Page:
How to Make a ‘Dupe’ Of Your Sewing Thread article What is a duped thread?
What is the definition of duped?
If you have ever seen a dup in a garment shop, you know it means the thread has been made to be too thin or too stiff.
What is also often overlooked is that many garments can be made to appear duped, even if the duped threads are made from the same fabric.
But the real question is, how does a thread actually come into being?
Here are the basics to understanding how a dup is made.
In a nutshell, dup is when the fabric fabric is split into two pieces of the same material.
The pieces of fabric that come into contact with each other are called ‘molds’.
The fabrics can be woven together in a way that will create the two pieces to make the dup.
The first thing to understand is that the fabric has a surface called a ‘fabric weave’.
This is the fabric’s inner fabric, which is then woven into the outer fabric.
The outer fabric has to be a different colour from the inner fabric.
This can be a colour that is different from the colour of the fabric that comes into contact and has a different texture.
It is also called a dup.
For example, if the outer colour is black, then the inner colour of a garment is a dark brown, and the colour on the inside of the garment is red.
This means that the inside colour is a light brown, while the outside colour is not.
When a fabric is woven together, a lot of the pieces are pulled out.
This creates a lot more tension in the fabric, and a little bit of extra stretch that will make the fabric look more ‘dup’ in appearance.
If the fabric is not pulled out all the way, there will still be enough tension to make it look duped.
This is called ‘sewing’.
There are many other different ways to make duped fabric.
If a dup fabric is pulled back, there is a little less tension to pull the pieces apart.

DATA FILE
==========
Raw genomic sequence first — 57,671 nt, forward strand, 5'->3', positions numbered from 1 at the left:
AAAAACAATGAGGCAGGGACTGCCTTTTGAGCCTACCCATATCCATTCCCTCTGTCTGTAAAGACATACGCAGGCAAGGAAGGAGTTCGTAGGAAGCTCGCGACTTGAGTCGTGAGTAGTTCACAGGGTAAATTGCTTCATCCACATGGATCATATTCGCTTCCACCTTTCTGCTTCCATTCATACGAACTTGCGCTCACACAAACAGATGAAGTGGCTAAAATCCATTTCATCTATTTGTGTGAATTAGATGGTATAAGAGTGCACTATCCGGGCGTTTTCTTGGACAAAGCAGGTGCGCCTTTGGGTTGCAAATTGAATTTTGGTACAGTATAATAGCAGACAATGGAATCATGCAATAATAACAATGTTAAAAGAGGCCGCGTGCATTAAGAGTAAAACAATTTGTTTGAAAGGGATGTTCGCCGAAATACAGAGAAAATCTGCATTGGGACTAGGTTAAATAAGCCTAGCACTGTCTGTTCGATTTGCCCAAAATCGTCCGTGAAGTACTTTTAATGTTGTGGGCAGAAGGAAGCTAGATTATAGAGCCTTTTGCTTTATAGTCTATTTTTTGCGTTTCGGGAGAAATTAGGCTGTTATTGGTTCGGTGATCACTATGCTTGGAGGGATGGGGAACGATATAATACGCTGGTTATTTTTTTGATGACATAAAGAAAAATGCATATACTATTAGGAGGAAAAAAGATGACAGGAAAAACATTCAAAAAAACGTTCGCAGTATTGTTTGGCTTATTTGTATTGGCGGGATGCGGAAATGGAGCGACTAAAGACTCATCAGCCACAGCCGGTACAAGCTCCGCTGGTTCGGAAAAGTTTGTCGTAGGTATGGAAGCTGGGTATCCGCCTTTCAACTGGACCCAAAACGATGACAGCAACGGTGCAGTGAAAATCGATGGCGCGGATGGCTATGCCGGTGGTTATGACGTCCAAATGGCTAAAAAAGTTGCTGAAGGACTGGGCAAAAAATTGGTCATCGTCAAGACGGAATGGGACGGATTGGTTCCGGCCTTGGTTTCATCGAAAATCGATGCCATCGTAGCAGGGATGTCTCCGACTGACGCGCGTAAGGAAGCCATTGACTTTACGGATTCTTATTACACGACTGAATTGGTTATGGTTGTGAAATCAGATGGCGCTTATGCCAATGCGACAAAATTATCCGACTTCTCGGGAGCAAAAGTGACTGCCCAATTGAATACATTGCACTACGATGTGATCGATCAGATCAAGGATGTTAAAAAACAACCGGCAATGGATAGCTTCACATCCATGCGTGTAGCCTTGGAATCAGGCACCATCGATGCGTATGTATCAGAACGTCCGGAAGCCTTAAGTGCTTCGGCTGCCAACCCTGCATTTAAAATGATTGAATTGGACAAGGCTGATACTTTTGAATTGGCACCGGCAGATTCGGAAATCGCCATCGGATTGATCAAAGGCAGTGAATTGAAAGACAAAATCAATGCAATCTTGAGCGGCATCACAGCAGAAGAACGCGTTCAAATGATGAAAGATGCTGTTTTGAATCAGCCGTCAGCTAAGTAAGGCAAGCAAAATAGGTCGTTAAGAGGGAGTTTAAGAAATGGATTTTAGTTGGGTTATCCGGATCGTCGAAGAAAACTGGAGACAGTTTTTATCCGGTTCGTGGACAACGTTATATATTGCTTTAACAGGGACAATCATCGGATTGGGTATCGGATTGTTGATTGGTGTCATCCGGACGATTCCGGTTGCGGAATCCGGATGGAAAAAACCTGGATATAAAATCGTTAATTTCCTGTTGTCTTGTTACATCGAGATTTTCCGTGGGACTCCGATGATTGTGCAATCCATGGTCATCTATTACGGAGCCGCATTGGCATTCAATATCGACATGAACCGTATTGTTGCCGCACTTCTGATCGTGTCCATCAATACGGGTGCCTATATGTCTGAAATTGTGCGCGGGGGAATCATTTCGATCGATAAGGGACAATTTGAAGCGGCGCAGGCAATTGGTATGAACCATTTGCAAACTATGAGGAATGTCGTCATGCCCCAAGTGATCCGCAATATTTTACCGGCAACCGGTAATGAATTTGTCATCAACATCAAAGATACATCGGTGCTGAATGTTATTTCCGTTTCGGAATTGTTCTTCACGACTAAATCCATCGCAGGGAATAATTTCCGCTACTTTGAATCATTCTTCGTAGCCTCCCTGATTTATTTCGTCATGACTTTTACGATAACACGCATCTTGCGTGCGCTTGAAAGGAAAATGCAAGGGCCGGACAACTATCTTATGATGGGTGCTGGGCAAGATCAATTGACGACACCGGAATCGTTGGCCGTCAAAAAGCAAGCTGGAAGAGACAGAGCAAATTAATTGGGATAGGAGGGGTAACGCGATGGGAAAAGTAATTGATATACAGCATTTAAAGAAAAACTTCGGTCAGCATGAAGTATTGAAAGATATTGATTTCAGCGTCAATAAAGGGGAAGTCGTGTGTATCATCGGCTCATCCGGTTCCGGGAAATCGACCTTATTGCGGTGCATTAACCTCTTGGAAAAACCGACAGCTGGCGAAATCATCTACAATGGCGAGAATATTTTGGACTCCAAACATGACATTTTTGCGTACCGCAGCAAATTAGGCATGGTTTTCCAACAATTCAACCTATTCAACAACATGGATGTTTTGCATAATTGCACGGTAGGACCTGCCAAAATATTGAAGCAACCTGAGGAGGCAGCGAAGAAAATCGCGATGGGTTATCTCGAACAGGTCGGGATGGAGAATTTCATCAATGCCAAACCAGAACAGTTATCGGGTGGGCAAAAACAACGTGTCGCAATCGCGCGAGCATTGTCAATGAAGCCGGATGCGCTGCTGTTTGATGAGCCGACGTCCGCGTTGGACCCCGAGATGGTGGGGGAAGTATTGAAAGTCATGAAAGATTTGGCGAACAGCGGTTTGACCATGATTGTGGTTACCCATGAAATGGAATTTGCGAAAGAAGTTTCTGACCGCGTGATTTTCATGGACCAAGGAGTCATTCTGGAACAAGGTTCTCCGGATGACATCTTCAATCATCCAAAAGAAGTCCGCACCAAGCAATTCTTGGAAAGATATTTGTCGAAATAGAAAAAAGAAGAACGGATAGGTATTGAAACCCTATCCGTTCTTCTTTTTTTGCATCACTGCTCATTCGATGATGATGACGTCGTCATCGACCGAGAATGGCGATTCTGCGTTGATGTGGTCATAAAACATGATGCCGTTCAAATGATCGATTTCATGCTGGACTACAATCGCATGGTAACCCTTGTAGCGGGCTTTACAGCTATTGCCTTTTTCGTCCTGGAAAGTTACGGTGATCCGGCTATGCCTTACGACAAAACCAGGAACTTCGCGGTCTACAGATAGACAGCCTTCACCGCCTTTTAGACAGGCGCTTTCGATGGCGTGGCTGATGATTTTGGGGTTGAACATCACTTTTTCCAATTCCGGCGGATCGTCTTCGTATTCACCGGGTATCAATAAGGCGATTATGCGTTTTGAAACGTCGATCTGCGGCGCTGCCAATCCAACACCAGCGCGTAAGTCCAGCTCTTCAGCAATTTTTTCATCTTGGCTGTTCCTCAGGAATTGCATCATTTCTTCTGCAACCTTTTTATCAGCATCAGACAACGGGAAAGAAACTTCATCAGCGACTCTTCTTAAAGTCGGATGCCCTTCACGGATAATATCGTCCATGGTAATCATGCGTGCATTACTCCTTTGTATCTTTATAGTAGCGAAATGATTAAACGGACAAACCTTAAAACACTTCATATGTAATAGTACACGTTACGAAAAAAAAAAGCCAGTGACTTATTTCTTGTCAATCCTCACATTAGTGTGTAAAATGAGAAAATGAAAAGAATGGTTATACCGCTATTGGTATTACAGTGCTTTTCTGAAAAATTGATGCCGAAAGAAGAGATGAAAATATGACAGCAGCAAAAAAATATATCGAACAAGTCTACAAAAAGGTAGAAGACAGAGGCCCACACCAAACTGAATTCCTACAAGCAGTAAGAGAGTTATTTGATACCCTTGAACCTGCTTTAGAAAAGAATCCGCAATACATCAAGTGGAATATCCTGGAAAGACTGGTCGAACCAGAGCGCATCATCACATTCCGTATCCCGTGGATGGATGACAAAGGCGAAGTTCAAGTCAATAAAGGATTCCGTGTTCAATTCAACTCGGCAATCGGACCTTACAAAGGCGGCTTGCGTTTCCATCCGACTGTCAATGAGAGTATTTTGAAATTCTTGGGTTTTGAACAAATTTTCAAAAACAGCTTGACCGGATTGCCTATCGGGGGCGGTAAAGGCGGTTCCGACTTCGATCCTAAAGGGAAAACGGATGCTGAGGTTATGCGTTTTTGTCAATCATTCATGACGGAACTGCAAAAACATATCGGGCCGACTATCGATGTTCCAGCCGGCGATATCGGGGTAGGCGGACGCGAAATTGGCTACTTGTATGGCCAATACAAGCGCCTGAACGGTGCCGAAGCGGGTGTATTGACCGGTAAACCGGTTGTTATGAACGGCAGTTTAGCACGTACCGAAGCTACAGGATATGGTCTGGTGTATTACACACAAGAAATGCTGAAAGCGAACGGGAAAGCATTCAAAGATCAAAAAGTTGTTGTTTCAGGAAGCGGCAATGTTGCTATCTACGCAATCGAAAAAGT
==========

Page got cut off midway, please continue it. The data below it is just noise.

However, when the seams are not pulled all the same, it will look more like a normal dup.
This may sound odd, but it is important to know that the weave of the fabrics is not the same as the weave that comes from the fabric itself.
This could be a single-layer weave or a double-layer.
There are two main types of weaving: a double weave and a single weave.
Double- and single-layered weave fabrics are woven on the same layer, like two sheets of paper.
Single- and double-layering fabrics are more like two woven layers.
When the threads are pulled apart in a single stitch, the two layers of the weave are pulled back.
This makes the fabric seem more duped in appearance, but the layers are pulled closer together.
It makes it more difficult to pull out the threads.
Double and single weave fabrics do not have a seam, but they have a fabric-like ‘tangle’.
The fabric is held in place by a thin strip of fabric called a thread.
When this thread is pulled out, the fabric starts to twist around the edges of the stitches, and this causes the weave to become ‘duplicated’.
This creates the illusion of duping.
A double weave has a seam in the middle of the dup, but only the ends of the double weave are duped out.
Single weave fabrics have a stitch-like seam at the middle and a seam at both ends of their fabric.
A dup fabric that is pulled apart does not have this seam, so the fabric still looks duped and can be sold as a dup as it has a single layer weave.
There is more to duping than the look of a dup The trick is to create the fabric with the right amount of tension.
You need to create enough tension so that the threads of the two fabrics are pulled together to create a single ‘double weave’.
The key to creating the right tension is knowing how to create that ‘double’ of a weave.
You do not need to know how much tension is needed to create it.
You only need to remember to add the right number of stitches.
So, for example, say you want to make two double-woven fabrics.
The fabrics have to be pulled apart.
The tension that you need is then equal to the amount of fabric you need to have to create one dup fabric.
So if you are making one dup, you need three stitches of the wrong colour.
If you are creating two dup fabrics, you can then make two more dups by pulling the two ends of a double woven fabric together.
So the same technique can be used to make up duped fabrics.
This technique is called weaving a double.
In other words, it is weaving a two-layed fabric into a one-lay-and